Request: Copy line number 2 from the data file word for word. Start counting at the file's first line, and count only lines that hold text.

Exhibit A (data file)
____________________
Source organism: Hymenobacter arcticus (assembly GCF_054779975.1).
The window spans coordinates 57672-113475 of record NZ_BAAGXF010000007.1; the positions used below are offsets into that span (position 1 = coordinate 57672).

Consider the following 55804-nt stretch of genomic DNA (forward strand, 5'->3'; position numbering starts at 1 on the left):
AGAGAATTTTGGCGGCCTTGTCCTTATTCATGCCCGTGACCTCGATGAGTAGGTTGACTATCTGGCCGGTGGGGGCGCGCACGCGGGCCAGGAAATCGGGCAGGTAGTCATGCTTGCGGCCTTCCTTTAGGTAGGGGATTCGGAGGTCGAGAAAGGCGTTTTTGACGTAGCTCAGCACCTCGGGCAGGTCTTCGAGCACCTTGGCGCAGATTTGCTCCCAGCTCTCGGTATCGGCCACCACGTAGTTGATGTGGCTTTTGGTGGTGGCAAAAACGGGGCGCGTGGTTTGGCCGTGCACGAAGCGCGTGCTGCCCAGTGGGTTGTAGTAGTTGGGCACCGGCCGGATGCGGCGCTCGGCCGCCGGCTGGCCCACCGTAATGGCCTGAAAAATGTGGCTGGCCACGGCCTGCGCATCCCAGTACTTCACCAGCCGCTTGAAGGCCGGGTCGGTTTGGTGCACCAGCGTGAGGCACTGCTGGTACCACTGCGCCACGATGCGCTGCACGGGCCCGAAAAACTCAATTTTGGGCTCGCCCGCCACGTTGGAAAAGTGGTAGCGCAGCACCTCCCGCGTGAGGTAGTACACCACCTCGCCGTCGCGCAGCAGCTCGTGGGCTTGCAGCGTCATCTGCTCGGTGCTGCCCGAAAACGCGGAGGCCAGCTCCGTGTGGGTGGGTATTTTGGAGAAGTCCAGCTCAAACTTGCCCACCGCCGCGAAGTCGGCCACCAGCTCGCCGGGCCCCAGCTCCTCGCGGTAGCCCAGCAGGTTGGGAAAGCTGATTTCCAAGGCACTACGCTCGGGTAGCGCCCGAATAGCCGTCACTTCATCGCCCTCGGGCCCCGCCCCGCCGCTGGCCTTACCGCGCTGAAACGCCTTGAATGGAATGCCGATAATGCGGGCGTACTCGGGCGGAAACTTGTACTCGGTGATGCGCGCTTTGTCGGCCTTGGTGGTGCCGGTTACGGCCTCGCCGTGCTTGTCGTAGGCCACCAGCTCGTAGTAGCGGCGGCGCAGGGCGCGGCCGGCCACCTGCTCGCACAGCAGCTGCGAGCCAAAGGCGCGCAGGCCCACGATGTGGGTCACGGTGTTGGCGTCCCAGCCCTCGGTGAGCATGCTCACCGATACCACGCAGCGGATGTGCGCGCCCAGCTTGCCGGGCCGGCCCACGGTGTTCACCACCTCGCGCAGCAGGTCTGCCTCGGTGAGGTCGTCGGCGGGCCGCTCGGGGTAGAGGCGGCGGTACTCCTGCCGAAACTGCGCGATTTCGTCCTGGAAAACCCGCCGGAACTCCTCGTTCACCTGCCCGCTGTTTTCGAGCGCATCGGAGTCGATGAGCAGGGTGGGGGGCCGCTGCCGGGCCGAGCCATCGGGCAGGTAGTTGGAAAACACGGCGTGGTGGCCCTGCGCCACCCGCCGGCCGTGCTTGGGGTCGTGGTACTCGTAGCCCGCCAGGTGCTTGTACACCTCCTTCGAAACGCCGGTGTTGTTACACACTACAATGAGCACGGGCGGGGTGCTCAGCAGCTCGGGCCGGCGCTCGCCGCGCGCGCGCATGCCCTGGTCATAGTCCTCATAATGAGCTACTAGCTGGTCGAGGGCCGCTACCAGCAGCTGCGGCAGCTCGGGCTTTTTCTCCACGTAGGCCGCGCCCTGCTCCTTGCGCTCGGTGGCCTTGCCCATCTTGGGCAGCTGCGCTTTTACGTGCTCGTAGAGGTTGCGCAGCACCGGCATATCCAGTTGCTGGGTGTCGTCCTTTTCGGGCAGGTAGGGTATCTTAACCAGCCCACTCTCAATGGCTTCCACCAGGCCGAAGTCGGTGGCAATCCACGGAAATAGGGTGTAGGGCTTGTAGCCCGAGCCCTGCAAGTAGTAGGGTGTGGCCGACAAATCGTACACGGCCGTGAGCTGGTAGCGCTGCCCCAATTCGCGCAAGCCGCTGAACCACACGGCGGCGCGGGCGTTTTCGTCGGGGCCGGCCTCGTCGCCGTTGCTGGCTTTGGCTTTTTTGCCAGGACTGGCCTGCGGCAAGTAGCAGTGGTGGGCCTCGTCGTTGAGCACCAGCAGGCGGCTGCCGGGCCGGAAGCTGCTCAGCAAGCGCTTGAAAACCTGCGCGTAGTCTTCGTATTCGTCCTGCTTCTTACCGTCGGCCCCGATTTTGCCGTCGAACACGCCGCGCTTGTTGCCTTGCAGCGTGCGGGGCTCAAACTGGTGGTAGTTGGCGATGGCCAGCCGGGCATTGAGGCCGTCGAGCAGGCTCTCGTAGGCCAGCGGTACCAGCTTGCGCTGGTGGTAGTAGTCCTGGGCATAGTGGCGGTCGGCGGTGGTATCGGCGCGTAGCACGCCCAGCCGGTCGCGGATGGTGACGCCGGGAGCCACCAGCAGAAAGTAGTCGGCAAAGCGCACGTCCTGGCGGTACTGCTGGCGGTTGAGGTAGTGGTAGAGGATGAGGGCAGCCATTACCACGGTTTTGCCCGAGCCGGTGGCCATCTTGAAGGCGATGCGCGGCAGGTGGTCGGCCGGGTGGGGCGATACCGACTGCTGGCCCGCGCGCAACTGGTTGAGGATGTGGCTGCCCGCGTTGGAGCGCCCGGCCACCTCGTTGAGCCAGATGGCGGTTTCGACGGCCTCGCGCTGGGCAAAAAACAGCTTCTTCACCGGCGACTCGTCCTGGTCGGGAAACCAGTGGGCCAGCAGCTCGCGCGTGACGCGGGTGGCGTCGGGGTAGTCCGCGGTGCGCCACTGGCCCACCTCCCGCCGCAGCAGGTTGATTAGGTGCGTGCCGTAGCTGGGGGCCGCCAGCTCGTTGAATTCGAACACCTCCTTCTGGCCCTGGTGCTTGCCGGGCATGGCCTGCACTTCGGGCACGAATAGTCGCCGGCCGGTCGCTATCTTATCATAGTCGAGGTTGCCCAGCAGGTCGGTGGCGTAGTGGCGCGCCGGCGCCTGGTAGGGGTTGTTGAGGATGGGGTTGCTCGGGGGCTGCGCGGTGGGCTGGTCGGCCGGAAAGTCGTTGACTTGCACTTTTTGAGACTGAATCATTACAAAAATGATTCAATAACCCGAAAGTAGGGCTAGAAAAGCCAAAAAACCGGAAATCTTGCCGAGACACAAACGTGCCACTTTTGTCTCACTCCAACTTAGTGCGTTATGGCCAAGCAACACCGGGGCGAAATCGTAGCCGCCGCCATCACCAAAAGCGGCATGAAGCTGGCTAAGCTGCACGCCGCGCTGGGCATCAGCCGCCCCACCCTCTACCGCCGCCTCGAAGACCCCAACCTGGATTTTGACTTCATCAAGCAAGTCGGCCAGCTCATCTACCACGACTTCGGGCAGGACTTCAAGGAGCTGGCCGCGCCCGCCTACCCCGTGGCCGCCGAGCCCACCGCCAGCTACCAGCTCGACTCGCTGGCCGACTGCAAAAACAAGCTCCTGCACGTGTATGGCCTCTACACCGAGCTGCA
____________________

The window spans coordinates 57672-113475 of record NZ_BAAGXF010000007.1; the positions used below are offsets into that span (position 1 = coordinate 57672).